Enforcement date of OSHA rule delayed again — until December 1

Posted in Drug Testing, Retaliation, Safety, Workers' Compensation
The Occupational Safety and Health Administration has delayed for a second time the enforcement date of its new “Reasonable Reporting Procedure” rule as it pertains to post-accident drug testing and safety incentive programs. The new enforcement date for the rule is December 1. The rule was scheduled to take effect on August 10, and then OSHA extended… Continue Reading

Final rule on FMCSA drug and alcohol clearinghouse will be out before end of October

Posted in Drug Testing, Transportation Industry
A national database of truck drivers who have failed drug or alcohol tests, or refused to take them, will soon be a reality. That’s according to Juan Moya, Program Manager for the Drug and Alcohol Program of the Federal Motor Carrier Safety Administration, who spoke this week at a conference of the Substance Abuse Program… Continue Reading

BREAKING: Transgender claim will go to jury

Posted in Discrimination, Gender Identity Discrimination
Last year, Tommy Eden had a post about a gender identity lawsuit in which an employer in Georgia actually won summary judgment. A reader alerted me last night that a panel of the U.S. Court of Appeals for the Eleventh Circuit reversed the decision in part yesterday, finding that the Plaintiff’s mixed-motive claim should go to a jury. According… Continue Reading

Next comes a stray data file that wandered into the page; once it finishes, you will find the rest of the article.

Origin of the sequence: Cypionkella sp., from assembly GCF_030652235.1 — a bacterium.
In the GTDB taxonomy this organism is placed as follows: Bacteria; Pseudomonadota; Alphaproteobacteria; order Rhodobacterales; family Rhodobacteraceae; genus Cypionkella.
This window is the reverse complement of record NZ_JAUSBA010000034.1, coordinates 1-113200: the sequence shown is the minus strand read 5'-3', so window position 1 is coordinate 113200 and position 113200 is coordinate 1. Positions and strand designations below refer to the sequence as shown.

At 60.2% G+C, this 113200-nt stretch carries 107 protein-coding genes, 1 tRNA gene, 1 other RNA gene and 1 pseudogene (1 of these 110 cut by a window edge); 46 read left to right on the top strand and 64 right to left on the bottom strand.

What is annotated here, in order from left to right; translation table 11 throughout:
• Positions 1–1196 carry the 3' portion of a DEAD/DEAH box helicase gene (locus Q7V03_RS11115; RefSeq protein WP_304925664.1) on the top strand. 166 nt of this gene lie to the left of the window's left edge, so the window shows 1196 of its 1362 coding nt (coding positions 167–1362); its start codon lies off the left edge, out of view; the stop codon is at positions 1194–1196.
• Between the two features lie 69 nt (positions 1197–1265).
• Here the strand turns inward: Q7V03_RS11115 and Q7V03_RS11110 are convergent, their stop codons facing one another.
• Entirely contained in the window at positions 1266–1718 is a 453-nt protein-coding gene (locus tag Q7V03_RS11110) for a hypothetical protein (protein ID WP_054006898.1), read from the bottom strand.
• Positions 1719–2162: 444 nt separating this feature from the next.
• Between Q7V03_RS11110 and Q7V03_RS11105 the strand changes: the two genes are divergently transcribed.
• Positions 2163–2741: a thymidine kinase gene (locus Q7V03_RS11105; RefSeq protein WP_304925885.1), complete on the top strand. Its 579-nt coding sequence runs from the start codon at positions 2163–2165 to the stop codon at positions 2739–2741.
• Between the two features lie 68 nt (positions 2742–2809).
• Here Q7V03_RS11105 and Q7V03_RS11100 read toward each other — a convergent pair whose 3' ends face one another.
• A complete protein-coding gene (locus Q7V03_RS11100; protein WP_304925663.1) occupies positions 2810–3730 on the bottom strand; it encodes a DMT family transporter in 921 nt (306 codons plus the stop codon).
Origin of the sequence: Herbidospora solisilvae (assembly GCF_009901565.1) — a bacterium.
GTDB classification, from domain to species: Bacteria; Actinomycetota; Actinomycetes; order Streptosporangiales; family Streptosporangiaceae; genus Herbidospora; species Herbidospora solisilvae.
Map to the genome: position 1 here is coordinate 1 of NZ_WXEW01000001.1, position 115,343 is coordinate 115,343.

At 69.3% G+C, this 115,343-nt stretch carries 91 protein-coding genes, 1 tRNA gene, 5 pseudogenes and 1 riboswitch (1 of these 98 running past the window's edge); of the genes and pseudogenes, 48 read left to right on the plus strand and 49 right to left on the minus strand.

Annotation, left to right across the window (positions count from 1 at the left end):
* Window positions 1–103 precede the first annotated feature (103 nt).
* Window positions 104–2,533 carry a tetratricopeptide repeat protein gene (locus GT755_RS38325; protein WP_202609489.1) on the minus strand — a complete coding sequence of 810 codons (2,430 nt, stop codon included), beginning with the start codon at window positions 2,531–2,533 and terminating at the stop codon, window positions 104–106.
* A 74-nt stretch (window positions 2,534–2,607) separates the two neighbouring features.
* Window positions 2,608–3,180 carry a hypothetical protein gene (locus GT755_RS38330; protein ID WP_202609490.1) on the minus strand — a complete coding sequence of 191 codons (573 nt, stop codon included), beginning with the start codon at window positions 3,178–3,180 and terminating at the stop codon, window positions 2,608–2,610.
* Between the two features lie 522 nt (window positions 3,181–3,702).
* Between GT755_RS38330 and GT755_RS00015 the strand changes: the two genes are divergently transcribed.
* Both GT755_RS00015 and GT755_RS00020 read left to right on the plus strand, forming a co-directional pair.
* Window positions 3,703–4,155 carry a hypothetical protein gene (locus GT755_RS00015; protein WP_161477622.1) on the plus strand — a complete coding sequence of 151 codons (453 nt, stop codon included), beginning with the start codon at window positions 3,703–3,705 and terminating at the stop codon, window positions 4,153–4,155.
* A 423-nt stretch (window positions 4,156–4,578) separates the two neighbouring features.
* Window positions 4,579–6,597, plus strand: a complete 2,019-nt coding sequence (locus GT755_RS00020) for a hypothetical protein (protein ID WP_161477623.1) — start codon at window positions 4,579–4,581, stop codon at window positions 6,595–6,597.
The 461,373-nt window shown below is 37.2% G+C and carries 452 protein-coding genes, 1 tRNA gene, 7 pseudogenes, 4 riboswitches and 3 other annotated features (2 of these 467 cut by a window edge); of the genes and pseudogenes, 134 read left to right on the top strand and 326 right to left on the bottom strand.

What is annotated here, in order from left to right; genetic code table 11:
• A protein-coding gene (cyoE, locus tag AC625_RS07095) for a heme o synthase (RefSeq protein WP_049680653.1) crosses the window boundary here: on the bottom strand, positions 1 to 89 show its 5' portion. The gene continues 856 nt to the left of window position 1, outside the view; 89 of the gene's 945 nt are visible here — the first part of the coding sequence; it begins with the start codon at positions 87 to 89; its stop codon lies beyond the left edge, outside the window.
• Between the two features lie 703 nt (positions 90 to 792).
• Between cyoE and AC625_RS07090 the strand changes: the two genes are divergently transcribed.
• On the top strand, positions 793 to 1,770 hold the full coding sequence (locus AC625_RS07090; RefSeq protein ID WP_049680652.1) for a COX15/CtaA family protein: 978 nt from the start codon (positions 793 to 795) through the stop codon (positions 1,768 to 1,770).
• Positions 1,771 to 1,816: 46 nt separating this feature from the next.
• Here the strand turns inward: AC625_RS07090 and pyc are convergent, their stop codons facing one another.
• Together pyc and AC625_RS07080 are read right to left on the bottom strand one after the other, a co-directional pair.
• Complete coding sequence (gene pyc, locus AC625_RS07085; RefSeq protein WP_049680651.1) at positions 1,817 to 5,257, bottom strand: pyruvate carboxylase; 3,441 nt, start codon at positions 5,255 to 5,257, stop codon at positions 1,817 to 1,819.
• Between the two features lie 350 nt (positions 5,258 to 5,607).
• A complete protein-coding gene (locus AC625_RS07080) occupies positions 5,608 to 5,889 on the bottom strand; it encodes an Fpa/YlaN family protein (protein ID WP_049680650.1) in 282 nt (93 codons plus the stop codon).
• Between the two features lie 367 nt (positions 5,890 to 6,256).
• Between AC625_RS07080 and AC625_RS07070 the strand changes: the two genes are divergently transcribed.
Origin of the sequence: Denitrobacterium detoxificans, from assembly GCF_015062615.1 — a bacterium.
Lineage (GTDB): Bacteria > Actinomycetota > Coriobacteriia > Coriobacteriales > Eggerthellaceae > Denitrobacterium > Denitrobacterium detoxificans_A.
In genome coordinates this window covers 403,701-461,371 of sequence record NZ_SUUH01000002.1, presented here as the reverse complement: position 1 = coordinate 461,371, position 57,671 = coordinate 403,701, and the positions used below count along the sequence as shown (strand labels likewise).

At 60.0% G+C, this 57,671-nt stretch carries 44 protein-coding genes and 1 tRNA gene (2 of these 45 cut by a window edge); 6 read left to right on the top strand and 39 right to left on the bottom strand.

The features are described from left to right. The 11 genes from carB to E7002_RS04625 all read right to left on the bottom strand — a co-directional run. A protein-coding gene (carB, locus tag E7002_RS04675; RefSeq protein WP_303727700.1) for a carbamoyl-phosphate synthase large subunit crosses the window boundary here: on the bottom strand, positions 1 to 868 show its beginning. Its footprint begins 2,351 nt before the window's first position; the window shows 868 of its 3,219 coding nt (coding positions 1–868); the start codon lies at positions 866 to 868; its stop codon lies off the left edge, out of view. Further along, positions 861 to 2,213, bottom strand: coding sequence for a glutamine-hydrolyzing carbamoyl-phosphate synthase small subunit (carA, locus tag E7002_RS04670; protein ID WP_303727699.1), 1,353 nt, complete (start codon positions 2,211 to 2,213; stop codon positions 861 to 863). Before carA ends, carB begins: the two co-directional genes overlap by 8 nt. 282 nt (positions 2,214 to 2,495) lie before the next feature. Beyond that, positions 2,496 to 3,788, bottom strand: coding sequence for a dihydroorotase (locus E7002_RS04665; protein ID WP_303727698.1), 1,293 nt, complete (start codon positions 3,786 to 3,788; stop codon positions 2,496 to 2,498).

Harassment “must-have” no. 5: No retaliation!

Posted in Harassment, Retaliation
We have reached the fifth and final of our five harassment “must-haves”: No retaliation. It should be easy to avoid retaliation, right? Because retaliatory conduct is intentional – you can’t “accidentally” retaliate against someone. You can’t “negligently” seek payback. To retaliate, you have to work at it. Of course, that would make life way too simple. Employers can negligently… Continue Reading

Hey – that EEOC wellness rule isn’t half bad

Posted in Affordable Care Act, Americans with Disabilities Act, Discrimination, Genetic Information Non-Discrimination Act, GINA, Retaliation